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How science can make bones and ashes speak

The science, experts say, can make dead men speak—but in Pathankot attack case, that doesn't seem to be happening.

Written by Praveen Swami | New Delhi | Updated: May 21, 2016 9:18:44 pm
pathankot, pathankot attack, pathankot probe, parrikar, manohar parrikar, jit, jit team india, pakistan pathankot probe, pathankot probe pakistan, pakistan news, india news Pathankot airbase file photo

Eight weeks ago, Home Minister Rajnath Singh told Parliament that forensic science had proved the Government’s claims that six terrorists—not four—had attacked the Pathankot Air Force base.

Now, the case is wide open again. Because Indian and international forensic experts, who appraised the Central Forensic Science Laboratory’s still-secret report for The Indian Express, say it only shows there is male DNA in the charred remains found at the airbase — but give no indication of how many individuals the genetic material came from, nor that it came from two distinct males.

WATCH VIDEO | Pathankot Attack: How Many Terrorists Were There?

Read | Pathankot attack: DNA tests do not confirm claim of two more terrorists 

A basic grasp of the science of genetic fingerprinting can explain the controversy. The science, experts say, can make dead men speak—but in this case, that doesn’t seem to be happening.

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FOR experts, the biggest mystery in the CFSL’s findings is this: the DNA of the two terrorists the government says were in the Airmen’s Billet seems to have become mixed up, either together, or, possibly, with that of other men. There’s no explanation in the report of how this gene salad was made.

In its report, though, the CFSL records that it could arrive at no conclusion on the identity of the charred matter, other than that it belonged to a human male. This was because the samples yielded a result for the gender genetic marker amelogenin. But no results could be determined for eight other markers since what are known as “mixed alleles” were present.

How these “mixed alleles” ended up in charred bits of human tissue, each of which, obviously, should have come from just one person, is completely unexplained in the report.

An allele is one of a pair of genes. Everyone has sets of two alleles (barring some rare conditions), one inherited from their father, and the other from their mother—located at a specific region of the chromosome. Each allele has a specific function, like determining blood type, or eye colour.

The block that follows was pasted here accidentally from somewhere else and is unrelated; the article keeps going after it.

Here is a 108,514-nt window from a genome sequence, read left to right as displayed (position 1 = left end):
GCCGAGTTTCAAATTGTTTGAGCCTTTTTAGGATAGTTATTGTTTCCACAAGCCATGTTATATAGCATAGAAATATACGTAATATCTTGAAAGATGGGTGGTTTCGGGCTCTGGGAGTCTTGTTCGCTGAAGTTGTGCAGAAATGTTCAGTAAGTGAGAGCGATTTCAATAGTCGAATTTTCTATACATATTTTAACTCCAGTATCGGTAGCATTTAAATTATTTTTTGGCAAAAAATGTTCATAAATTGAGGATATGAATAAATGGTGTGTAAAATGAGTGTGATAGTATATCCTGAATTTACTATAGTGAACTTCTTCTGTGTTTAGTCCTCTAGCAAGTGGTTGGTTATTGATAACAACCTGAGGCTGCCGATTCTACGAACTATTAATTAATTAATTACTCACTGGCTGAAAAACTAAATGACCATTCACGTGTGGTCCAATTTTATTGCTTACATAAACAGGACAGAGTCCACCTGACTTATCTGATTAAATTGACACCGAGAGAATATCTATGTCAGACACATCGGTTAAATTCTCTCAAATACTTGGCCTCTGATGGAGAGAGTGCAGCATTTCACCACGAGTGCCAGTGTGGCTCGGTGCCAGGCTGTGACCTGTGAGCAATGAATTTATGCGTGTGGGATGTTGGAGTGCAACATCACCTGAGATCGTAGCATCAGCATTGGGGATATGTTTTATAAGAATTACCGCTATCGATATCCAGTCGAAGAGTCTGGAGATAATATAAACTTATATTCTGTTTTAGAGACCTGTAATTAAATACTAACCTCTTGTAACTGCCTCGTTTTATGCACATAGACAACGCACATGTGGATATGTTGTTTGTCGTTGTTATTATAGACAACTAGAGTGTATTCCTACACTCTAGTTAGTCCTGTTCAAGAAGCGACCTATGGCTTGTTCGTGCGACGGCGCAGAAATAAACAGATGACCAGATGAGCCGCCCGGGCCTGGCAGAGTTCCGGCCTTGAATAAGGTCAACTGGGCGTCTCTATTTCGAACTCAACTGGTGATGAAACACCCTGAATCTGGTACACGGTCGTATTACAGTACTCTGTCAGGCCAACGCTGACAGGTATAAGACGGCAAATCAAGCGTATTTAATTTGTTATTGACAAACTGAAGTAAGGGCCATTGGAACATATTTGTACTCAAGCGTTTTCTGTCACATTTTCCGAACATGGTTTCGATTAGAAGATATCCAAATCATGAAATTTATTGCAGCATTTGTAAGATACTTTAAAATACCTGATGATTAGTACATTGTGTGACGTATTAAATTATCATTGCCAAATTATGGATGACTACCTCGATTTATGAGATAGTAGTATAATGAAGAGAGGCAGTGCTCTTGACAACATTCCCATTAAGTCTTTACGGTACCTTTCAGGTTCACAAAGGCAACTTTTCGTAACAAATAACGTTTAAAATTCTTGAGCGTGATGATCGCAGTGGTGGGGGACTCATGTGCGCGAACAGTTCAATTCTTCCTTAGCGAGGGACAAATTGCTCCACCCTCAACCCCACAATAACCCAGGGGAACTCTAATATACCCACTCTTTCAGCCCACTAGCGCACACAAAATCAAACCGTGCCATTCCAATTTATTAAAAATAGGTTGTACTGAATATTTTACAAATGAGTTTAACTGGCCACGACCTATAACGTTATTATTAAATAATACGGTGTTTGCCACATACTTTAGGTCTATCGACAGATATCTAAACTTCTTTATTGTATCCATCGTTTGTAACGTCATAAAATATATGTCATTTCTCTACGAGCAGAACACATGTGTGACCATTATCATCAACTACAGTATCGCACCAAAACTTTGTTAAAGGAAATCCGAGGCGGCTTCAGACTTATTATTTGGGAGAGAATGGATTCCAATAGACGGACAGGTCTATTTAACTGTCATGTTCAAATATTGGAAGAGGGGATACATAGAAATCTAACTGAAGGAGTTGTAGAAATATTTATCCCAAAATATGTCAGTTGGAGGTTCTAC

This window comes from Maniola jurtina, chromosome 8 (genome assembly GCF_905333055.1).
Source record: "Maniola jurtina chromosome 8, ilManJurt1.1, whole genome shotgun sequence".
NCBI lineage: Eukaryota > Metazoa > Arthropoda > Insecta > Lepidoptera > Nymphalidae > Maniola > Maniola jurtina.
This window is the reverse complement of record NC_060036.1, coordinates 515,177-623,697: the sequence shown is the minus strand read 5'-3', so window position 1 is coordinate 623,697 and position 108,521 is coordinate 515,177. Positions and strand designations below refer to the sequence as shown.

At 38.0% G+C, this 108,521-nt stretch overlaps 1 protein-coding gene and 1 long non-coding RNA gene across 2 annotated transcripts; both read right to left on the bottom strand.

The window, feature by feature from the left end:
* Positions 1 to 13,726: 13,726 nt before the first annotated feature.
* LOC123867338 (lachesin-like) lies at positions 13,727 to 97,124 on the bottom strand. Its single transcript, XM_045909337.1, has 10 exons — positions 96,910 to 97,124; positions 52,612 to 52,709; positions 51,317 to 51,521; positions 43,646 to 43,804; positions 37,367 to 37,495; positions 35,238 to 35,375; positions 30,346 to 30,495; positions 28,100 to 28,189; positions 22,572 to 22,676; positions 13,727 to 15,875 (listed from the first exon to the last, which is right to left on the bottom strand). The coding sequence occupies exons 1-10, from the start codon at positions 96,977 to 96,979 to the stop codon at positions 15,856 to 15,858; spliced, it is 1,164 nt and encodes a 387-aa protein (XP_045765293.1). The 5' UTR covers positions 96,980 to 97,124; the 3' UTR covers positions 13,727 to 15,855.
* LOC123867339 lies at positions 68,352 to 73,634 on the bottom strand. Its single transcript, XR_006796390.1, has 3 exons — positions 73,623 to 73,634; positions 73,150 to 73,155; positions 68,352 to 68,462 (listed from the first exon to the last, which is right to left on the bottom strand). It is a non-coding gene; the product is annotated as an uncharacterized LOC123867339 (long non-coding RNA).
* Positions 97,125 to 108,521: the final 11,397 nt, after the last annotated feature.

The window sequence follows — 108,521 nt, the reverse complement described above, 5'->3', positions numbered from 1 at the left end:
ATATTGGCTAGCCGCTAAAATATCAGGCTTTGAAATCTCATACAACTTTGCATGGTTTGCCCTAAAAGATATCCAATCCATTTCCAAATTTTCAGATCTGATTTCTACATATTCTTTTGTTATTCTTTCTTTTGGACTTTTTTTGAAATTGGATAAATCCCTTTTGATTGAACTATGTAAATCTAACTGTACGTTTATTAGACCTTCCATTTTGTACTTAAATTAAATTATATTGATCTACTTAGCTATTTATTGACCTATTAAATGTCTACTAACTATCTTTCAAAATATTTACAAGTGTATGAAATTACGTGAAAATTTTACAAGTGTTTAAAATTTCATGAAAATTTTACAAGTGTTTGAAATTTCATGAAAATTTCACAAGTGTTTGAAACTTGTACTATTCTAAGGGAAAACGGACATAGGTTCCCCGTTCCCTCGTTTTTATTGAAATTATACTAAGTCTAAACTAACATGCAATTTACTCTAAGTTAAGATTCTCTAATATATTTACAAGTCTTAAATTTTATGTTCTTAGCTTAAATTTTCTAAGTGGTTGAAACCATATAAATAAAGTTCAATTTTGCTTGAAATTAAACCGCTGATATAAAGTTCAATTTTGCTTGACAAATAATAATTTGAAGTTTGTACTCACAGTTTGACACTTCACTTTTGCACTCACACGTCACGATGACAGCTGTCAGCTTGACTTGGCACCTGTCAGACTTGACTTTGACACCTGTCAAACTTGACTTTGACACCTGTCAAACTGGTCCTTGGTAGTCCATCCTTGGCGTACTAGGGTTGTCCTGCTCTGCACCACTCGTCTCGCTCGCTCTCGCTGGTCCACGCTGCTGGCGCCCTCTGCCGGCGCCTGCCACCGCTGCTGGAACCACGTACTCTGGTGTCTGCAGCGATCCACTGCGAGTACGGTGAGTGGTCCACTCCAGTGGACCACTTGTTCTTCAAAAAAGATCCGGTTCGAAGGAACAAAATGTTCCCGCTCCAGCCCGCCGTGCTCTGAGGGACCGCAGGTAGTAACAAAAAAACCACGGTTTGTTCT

WATCH VIDEO | Pathankot Attack: Indian Express’ Investigation

Like forensic detectives everywhere, the CFSL relied on a technique called short tandem repeat analysis, or STR—a molecular biology method used to compare units of two to thirteen nucleotides repeated hundreds of times in a row on the DNA strand. Each STR makes up part of of an allele.

For example, TATATATATA or GTCGTCGTCGTCGTC are both STRs (with A being Adenine; G, Guanine; C, Cytosine; and T, Thymine).

Each individual’s STRs are unique. The Federal Bureau of Investigation estimates that odds of identical STRs on all the 13 loci, or pre-specified regions of the chromosome it looks at, are one in a billion.

Interestingly, CFSL relied, for its work, on the widely-used AmpFlSTR Identifiler Plus kit, made by multinational firm ThermoFisher Scientific. The company’s literature states that AmpFlSTR Identifiler Plus tests 16 loci. For reasons that aren’t clear, CFSL Chandigarh tested only nine—another mystery.


THE second important mystery is this: the CFSL report doesn’t say how they got the genetic material the tested, and from which part of the human body. For example, in a 2003 case which involved a body completely destroyed by fire by the Italian mafia, investigators at the Laboratory of Molecular Biology in Messina, Italy, extracted DNA from a lumbar vertebra that was relatively undamaged by the fire.

The issue isn’t a trivial one, because scientists have found extreme heat does strange things to DNA.

In 2008, Nicole von Wurmb-Schwark and her co-authors at the Institute for Legal Medicine in Kiel, Germany, conducted tests on 10 cremated cadavers, and their respective minced bones—conditions similar to those of the Pathankot samples—using, among others, the AmpFlSTR Identifiler Plus kit utilized by CFSL Chandigarh.

Their findings were less than heartening. “In two cases”, they went on, “male signals were detected in samples derived from a woman, and in three instances, more than two alleles were amplified per locus”. “STR typing of cremation remains has to be considered unreliable and not suitable for forensic purpose”, they concluded.

From the CFSL’s report, we know only that they extracted DNA from “highly carbonized tissue and bone”. Assuming they ground up this material, the research of the German team gives reason to believe the results may, simply, be unreliable.

If the genetic material was recovered from inside teeth of hard bones—as in the Italian case—the results might be more robust. Smita Shrishail, and other scholars in Bangalore, in 2011 reported successfully extracting DNA from the jawbone and teeth despite exposure to temperatures of up to 850°C.

Where bodies have been exposed to temperatures of 1,000°C or higher for an hour or more, even finding teeth or bones sometimes doesn’t help. In an ongoing New Zealand case, for example, investigators have been unable to match DNA of suspected homicide victim Timothy Bosma, despite finding hollow and cracked arm bones and a piece of tooth.

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